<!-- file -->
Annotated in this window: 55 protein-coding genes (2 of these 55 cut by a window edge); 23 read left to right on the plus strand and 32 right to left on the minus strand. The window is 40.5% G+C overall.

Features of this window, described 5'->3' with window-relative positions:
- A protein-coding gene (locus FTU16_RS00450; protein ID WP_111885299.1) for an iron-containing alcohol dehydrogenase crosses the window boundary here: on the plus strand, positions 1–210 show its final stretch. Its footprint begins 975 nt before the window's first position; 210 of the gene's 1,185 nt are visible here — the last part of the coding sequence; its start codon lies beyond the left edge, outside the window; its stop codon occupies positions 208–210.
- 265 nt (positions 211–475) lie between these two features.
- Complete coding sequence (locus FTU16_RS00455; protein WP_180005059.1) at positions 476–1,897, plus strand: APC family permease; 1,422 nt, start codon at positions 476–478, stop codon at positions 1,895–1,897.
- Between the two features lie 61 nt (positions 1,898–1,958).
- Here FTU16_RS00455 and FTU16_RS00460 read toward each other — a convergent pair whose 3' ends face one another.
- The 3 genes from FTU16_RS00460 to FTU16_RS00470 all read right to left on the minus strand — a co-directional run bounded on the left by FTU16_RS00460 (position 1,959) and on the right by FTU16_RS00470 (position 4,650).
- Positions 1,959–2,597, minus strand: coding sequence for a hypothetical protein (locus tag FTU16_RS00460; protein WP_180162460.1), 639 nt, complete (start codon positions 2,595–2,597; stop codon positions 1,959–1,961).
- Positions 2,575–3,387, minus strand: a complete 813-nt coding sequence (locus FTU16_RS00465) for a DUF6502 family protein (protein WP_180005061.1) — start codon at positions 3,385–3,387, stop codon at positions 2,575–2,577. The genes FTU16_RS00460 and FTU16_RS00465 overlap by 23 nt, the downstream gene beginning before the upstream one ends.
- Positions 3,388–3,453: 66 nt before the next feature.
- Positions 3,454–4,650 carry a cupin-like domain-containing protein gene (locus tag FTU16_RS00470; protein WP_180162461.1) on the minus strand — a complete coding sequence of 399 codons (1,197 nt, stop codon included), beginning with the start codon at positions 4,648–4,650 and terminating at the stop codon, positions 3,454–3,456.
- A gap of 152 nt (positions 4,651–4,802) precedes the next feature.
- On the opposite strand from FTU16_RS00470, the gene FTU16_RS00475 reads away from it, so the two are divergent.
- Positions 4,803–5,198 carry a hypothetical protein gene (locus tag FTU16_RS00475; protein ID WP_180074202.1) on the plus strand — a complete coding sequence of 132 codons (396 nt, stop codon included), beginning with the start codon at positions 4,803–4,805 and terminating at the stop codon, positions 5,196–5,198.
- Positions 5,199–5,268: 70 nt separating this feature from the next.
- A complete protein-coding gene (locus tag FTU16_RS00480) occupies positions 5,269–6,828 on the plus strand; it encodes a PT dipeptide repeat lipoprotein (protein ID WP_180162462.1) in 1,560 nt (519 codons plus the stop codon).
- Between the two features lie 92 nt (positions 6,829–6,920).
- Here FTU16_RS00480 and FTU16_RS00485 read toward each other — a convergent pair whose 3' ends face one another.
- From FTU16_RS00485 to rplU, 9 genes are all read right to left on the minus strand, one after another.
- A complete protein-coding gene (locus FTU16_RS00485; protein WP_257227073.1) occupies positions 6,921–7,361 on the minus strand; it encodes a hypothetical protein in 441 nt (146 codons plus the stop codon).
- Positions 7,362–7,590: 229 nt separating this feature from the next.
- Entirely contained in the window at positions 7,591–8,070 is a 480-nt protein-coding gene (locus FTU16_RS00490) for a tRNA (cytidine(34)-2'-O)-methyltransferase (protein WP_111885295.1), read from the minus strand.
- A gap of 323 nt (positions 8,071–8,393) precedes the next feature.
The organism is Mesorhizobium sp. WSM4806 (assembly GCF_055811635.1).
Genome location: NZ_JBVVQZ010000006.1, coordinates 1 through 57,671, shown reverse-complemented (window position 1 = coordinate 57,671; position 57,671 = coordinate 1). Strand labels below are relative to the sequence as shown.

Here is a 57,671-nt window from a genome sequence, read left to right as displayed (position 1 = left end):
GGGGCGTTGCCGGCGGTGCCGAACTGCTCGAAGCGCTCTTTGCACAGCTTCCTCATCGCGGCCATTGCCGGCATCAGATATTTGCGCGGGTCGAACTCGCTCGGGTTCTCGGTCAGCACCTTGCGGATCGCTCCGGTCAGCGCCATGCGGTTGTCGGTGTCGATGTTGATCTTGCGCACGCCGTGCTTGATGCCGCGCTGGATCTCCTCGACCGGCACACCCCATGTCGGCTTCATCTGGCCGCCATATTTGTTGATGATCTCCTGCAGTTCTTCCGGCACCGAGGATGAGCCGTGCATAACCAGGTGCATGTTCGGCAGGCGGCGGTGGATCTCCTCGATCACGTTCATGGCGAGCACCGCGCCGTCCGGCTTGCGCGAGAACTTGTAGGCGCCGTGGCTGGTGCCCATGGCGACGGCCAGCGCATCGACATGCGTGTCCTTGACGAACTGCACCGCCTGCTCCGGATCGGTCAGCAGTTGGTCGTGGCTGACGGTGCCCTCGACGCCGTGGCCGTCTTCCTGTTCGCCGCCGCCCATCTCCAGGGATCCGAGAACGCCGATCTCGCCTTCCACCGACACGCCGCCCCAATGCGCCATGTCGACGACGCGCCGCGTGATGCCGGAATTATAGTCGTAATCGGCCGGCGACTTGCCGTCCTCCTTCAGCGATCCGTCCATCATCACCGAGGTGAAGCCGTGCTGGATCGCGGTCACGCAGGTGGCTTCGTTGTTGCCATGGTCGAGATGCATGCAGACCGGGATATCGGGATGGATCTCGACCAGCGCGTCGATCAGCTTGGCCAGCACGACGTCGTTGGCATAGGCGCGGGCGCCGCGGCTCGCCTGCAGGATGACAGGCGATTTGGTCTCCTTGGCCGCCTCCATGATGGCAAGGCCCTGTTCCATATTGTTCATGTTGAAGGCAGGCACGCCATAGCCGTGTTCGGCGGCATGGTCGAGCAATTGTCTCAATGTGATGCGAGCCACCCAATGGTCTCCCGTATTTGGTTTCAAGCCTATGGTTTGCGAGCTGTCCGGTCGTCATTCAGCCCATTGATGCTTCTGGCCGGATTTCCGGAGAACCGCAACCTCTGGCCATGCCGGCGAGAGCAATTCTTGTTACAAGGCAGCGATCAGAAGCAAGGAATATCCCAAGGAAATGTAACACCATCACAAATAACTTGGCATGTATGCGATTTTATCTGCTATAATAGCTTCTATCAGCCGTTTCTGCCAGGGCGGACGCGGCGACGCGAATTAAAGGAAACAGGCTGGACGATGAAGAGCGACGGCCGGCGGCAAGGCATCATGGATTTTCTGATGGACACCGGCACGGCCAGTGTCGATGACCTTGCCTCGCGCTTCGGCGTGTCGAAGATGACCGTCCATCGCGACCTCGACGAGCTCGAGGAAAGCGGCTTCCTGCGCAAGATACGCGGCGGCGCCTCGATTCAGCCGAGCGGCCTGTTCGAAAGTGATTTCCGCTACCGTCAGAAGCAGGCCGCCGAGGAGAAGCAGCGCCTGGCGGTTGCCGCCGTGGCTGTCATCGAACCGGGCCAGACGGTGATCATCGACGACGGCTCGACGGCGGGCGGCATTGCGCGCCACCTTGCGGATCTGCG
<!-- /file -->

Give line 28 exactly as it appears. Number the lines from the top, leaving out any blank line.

GGGGCGTTGCCGGCGGTGCCGAACTGCTCGAAGCGCTCTTTGCACAGCTTCCTCATCGCGGCCATTGCCGGCATCAGATATTTGCGCGGGTCGAACTCGCTCGGGTTCTCGGTCAGCACCTTGCGGATCGCTCCGGTCAGCGCCATGCGGTTGTCGGTGTCGATGTTGATCTTGCGCACGCCGTGCTTGATGCCGCGCTGGATCTCCTCGACCGGCACACCCCATGTCGGCTTCATCTGGCCGCCATATTTGTTGATGATCTCCTGCAGTTCTTCCGGCACCGAGGATGAGCCGTGCATAACCAGGTGCATGTTCGGCAGGCGGCGGTGGATCTCCTCGATCACGTTCATGGCGAGCACCGCGCCGTCCGGCTTGCGCGAGAACTTGTAGGCGCCGTGGCTGGTGCCCATGGCGACGGCCAGCGCATCGACATGCGTGTCCTTGACGAACTGCACCGCCTGCTCCGGATCGGTCAGCAGTTGGTCGTGGCTGACGGTGCCCTCGACGCCGTGGCCGTCTTCCTGTTCGCCGCCGCCCATCTCCAGGGATCCGAGAACGCCGATCTCGCCTTCCACCGACACGCCGCCCCAATGCGCCATGTCGACGACGCGCCGCGTGATGCCGGAATTATAGTCGTAATCGGCCGGCGACTTGCCGTCCTCCTTCAGCGATCCGTCCATCATCACCGAGGTGAAGCCGTGCTGGATCGCGGTCACGCAGGTGGCTTCGTTGTTGCCATGGTCGAGATGCATGCAGACCGGGATATCGGGATGGATCTCGACCAGCGCGTCGATCAGCTTGGCCAGCACGACGTCGTTGGCATAGGCGCGGGCGCCGCGGCTCGCCTGCAGGATGACAGGCGATTTGGTCTCCTTGGCCGCCTCCATGATGGCAAGGCCCTGTTCCATATTGTTCATGTTGAAGGCAGGCACGCCATAGCCGTGTTCGGCGGCATGGTCGAGCAATTGTCTCAATGTGATGCGAGCCACCCAATGGTCTCCCGTATTTGGTTTCAAGCCTATGGTTTGCGAGCTGTCCGGTCGTCATTCAGCCCATTGATGCTTCTGGCCGGATTTCCGGAGAACCGCAACCTCTGGCCATGCCGGCGAGAGCAATTCTTGTTACAAGGCAGCGATCAGAAGCAAGGAATATCCCAAGGAAATGTAACACCATCACAAATAACTTGGCATGTATGCGATTTTATCTGCTATAATAGCTTCTATCAGCCGTTTCTGCCAGGGCGGACGCGGCGACGCGAATTAAAGGAAACAGGCTGGACGATGAAGAGCGACGGCCGGCGGCAAGGCATCATGGATTTTCTGATGGACACCGGCACGGCCAGTGTCGATGACCTTGCCTCGCGCTTCGGCGTGTCGAAGATGACCGTCCATCGCGACCTCGACGAGCTCGAGGAAAGCGGCTTCCTGCGCAAGATACGCGGCGGCGCCTCGATTCAGCCGAGCGGCCTGTTCGAAAGTGATTTCCGCTACCGTCAGAAGCAGGCCGCCGAGGAGAAGCAGCGCCTGGCGGTTGCCGCCGTGGCTGTCATCGAACCGGGCCAGACGGTGATCATCGACGACGGCTCGACGGCGGGCGGCATTGCGCGCCACCTTGCGGATCTGCG